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Commentary: Education Standards for All

Provided by Susan Uchitelle
Commentator Susan Uchitelle

I believe that it is vitally important for students to use critical thinking in all of their education courses as it is the essence to successful retention of knowledge since one should systematically work through any problem or challenge presented.

Certainly I can accept some common educational core standards for all children, but I would like to assume that much of what has become a national standard has been taught all along, at least in many of our schools. Perhaps there are schools that have not been focusing upon such a standard as critical thinking, but have depended too much upon rote learning or quick answers. And my concern is that such schools may be where the teachers have been less prepared to teach critical thinking in all subject areas.

So I decided to ask some teachers in the St. Louis region what was their understanding of “critical thinking” and did they teach that process as part of their teaching and learning in the classrooms? If the answer was "yes" then I wanted to know how they incorporated this process in their classrooms. Keep in mind listeners, that critical thinking is not a course, but a process and a way to teach that integrates material with different ways to learn, to use information correctly and to get the anticipated results. While this may sound somewhat simple it is not and maybe that is why it is not part of a standard repertoire for many teachers.

For example, how would one go about narrowing the educational gap among all students, especially the new transfer students coming to suburban schools? How can a teacher successfully teach across a range of abilities in the same age group? To solve either challenge one would want to look at what was currently being done, consider the best way the students learn, set up several different learning style groups and consider in each group how children can best problem solve while using their critical thinking skills as an important component. Finally can the students tell how they came to the conclusions they did? Hopefully teachers, in spite of the pressure to complete materials in a timely fashion, do not rush through the curriculum as the process of critical thinking will lose out.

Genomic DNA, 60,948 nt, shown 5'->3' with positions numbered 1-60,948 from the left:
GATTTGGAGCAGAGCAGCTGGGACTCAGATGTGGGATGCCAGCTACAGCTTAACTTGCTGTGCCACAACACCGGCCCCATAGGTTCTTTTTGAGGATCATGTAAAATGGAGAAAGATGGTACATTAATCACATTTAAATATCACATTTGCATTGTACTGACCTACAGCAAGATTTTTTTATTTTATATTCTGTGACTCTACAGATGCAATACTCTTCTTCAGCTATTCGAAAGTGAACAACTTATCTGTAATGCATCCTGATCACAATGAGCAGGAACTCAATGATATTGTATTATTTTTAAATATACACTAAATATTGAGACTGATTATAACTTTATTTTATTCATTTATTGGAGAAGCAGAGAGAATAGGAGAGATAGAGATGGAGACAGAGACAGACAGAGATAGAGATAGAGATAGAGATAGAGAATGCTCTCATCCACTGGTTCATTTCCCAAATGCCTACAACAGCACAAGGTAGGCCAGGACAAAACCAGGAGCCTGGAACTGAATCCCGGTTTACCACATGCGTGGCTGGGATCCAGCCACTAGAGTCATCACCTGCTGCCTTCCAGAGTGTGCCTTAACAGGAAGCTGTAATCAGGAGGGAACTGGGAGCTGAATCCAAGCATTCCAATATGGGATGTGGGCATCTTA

Critical thinking is not memorizing facts but a higher order of thinking. It is based upon an analysis of the issues or facts involved, considering a variety of view points, including thoughts of others on the same subject even if controversial, and finally working carefully through a problem and coming to a conclusion.

For teachers to be successful it takes skilled teaching, tremendous patience and an end goal that the teacher has in mind. This is hard for teachers to learn and implement well. Additional training may be needed for some. Good teachers whether they teach in the inner city, rural areas or suburban areas know, fortunately, how to teach these skills to all children. One teacher gave me an example. He said, “I give students a problem, tell them to write down the steps they took in solving the problem. Then when I talk with them I ask what their goal was. If students went right to the answer I then back tracked and ask them to tell me each step along the way until they see that they need to take a larger overview in solving the problem or analyzing a passage from a story.”

It is apparent that those students in all of our schools that are most successful are those who have learned the skills of critical thinking and use them in their work.

And they are the ones who will be prepared for the future.